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Iceland returns to plastic despite commitment to remove it from stores

Iceland's trial of a plastic-packaging-free store has failed to impress customers

Iceland returns to plastic despite commitment to remove it from stores

After failing to successfully launch bananas packaged without plastic, Iceland has reintroduced plastic bags for the fruit. 

In February 2019, Iceland launched bananas sold wrapped only in a paper band. But they failed to impress shoppers, and plastic bags were reinstated.

At the same time, Iceland launched a plastic-free grocery trial in a supermarket in Liverpool. This trial was unsuccessful and it was scrapped in May after three months and a 20% drop in sales.

This followed the supermarket announcing a commitment to removing plastic packaging from all of its own-brand products by 2023. Now Iceland has said it will relaunch a different plastic-free packaging for bananas in the next few days.

Supermarkets including Asda, Tesco and Waitrose already sell bananas without packaging, as we found in our recent supermarket packaging investigation.

Does food need to be wrapped in plastic?

Some people argue that bananas do not need to be packaged at all. ‘Bananas last a lot longer in a plastic bag,’ explains Peter Andrews from the British Retail Consortium, ‘but how long they would stay in that bag is negligible.’ Most people take their bananas out of the plastic and put them into their fruit bowls.

Yet some foods do need to be wrapped in plastic to prevent cross contamination and food waste. Food waste is arguably just as big a problem as plastic packaging. When food is thrown away we’re not just wasting food but the energy used to make it.

However, some foods are wrapped in an unnecessary amount of plastic packaging that is not very easy to recycle.

What supermarkets are doing about plastic packaging?

Just 52% of supermarket packaging could be easily recycled in our latest investigation into single-use plastic packaging.

We analysed packaging from a range of popular own-brand supermarket groceries and added up how many individual pieces of plastic could be easily recycled.

Read more about our investigation into plastic in our guide to supermarket packaging

Coming near the middle of our table, Iceland had more easy-to-recycle items than difficult-to-recycle ones. In total, 66.7% of items were easy to recycle at kerbside. However, this is a long way off the retailer’s commitment to remove plastic packaging from all own-label products by 2023.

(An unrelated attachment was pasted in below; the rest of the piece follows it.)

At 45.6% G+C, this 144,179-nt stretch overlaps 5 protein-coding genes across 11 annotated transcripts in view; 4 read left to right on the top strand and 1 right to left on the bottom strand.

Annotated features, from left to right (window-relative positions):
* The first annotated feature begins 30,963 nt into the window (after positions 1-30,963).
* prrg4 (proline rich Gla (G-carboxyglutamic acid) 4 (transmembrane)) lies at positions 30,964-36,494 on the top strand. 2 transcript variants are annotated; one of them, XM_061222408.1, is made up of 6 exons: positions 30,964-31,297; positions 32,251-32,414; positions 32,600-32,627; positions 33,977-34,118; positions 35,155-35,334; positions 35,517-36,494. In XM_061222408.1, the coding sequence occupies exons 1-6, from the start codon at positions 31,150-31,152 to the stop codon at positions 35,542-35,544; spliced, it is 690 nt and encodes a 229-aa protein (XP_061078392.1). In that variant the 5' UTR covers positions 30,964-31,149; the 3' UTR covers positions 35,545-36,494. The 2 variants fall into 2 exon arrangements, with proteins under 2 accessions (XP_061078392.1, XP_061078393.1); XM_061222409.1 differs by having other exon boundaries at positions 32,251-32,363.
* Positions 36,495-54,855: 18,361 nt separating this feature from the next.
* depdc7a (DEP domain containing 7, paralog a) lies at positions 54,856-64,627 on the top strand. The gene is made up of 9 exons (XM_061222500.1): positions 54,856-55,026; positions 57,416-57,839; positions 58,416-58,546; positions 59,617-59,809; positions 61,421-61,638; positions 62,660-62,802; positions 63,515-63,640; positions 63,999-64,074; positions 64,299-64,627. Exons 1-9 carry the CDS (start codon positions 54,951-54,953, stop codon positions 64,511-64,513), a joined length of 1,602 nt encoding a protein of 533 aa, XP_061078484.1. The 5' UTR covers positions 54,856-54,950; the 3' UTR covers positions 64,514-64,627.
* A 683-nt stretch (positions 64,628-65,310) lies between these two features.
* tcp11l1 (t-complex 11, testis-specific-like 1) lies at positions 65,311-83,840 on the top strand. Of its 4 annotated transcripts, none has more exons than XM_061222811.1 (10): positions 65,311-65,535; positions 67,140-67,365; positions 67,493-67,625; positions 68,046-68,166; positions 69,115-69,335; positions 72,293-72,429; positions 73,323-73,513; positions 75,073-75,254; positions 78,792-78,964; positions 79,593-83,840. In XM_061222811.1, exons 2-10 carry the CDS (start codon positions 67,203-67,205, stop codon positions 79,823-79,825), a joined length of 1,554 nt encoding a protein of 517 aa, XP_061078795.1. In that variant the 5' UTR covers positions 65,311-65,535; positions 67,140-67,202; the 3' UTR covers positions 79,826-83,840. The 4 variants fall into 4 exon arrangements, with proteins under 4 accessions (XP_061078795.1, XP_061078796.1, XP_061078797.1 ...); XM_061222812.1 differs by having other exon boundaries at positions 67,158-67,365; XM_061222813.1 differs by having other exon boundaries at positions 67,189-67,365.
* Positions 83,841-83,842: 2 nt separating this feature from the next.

The table below shows how much supermarket packaging (including plastic, glass and cardboard) is easy to recycle:

Iceland recyclable content:

We were disappointed to find that Iceland was still using notoriously difficult-to-recycle black PET in the shepherd’s pie ready-meal that we looked at.

The Iceland pile of plastic pales in comparison to the worst offender: Morrisons. Only 38% of the Morrisons shop we analysed was made up of packaging that can be commonly recycled at kerbside.

See Morrisons’ recyclable content below:

We were particularly disappointed that Morrisons.com customers could not order groceries online without plastic packaging. When we asked customer services, they said it was not possible to request items without it. This is despite Morrisons selling plastic-free fruit and vegetables in-store.

Overall, we were very disappointed with all of the supermarkets’ quantities of non-recyclable packaging and feel that unnecessary plastic packaging needs to be dealt with as a matter of urgency.

How you can recycle better

While we wait for the supermarkets and government to take action, you can recycle better by following best-practice recycling advice:

  • Check the labels

Only 58% of supermarket packaging is labelled correctly. If you don’t know your PET from your Green Dot, you’re not alone. Follow our labelling guide to stop any confusion.

  • Recycle at supermarkets

Some things that can’t be recycled at home can be recycled at supermarkets and other plastic collection points. Find out more at recyclenow.com.

  • Reduce your plastic use

Take a look at what you’re using and think about plastic-free alternatives. Swap single-use coffee cups for a travel mug, avoid using clingfilm and opt for tupperware boxes and buy a reusable water bottle to fill with tap water.

Find more tips on our guide to recycling. Or if you’re trying to cut your environmental impact in general, you can also look into solar panels and renewable energy solutions for your home.

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